Constructive criticism

Learning to provide constructive criticism can help you resolve issues without conflict or misunderstanding. 

Share on.articles

Why this matters

Providing constructive criticism can be helpful both to the person receiving it and the person delivering it. If you’re give this type of feedback in such a way that the other person feels supported and inspired, it’ll be helpful for them. If you can provide it in a clear way that effectively corrects problems or mistakes, it’ll be helpful for you. 

Unfortunately, some of us are more likely to provide hurtful or confusing criticism  to the person who receives it. With a little reflection and practice, anyone can improve their ability to provide constructive criticism.

Explore and reflect

When providing constructive criticism, focus on being helpful, specific and geared toward behavioural change. Do each of the following in a respectful way:

  • Begin with a clear articulation of the preferred outcome. This can sometimes eliminate the need for negative criticism altogether, as you work toward how the preferred outcome might be achieved.
    • For example, rather than “This steak is overcooked,” you can state the preferred outcome as “I prefer the middle of my steak to be pink.” 
  • Acknowledge the person’s effort and emphasize that you value them.
    • For example, “I appreciate you taking the time to make this for me.”
  • Acknowledge an individual’s strengths (as there are always strengths) as well as providing performance feedback.
    • For example, “You always put together a great meal for us with a beautiful presentation.”
  • Make feedback specific to behaviours rather than to the individual’s characteristics or personality.
    • For example, instead of “You always wreck my meals” you could say, “We all have different preferences in terms of how well we like our meat cooked.”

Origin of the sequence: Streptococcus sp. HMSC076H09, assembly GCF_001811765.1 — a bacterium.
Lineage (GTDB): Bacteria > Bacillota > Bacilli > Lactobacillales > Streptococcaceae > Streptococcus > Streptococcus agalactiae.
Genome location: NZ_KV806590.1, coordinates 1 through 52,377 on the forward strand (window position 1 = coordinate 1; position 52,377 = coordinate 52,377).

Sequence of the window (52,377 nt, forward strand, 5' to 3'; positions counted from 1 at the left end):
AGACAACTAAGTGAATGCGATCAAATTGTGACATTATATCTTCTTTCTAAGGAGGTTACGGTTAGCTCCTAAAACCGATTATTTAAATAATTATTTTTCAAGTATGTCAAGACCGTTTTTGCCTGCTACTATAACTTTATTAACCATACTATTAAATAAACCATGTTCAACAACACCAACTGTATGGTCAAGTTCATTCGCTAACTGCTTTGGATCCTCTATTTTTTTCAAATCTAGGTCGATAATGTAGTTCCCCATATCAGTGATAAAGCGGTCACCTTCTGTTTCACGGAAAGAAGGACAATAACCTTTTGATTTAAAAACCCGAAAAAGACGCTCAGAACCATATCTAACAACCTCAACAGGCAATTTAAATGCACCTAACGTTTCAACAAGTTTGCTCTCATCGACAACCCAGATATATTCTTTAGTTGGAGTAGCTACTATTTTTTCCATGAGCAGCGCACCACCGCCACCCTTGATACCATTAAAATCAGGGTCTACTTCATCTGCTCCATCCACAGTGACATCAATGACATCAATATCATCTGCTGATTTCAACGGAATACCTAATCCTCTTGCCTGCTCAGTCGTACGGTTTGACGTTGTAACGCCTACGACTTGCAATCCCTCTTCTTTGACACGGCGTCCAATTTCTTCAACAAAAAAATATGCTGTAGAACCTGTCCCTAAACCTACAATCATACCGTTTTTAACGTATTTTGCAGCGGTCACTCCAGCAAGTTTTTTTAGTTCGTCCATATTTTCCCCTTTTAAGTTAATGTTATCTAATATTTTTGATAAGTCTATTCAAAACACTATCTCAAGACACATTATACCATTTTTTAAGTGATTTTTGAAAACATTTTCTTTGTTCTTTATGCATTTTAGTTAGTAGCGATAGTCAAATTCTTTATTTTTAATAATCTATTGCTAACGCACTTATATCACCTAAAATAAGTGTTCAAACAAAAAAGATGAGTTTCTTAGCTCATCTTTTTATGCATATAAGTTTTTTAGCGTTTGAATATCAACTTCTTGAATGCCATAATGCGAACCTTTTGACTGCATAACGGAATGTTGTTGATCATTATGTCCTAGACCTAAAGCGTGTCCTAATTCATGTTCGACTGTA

• Provide clear, concrete examples of behaviours.
    • For example, “If you took my steak off about 5 minutes before your own and just let it sit while yours finishes cooking, I bet it would be perfect.”
  • Give them a chance to respond to your feedback.
    • For example, ask “would this work for you?” and then be silent to give them an opportunity to respond.
  • Where appropriate, frame the feedback process as an opportunity for growth.
    • For example, “Your cooking skills are already amazing, and this little tweak is only because of my preferences.”
  • Keep in mind that most, if not all, people can be emotionally triggered by criticism; don’t take this personally. When you feel someone reacting, take the opportunity to correct their interpretation by saying something like, “I’m so sorry, I didn’t mean for that to come off as harsh criticism.” Then, reiterate what you value and appreciated about their efforts.

Following are examples of less constructive versus more constructive ways of providing criticism.

Not following directions

You asked a family member to pick up a short list of groceries. They come back missing cheese, which you need for the meal you’re going to make. You’re surprised, as you had shared what you’re making tonight.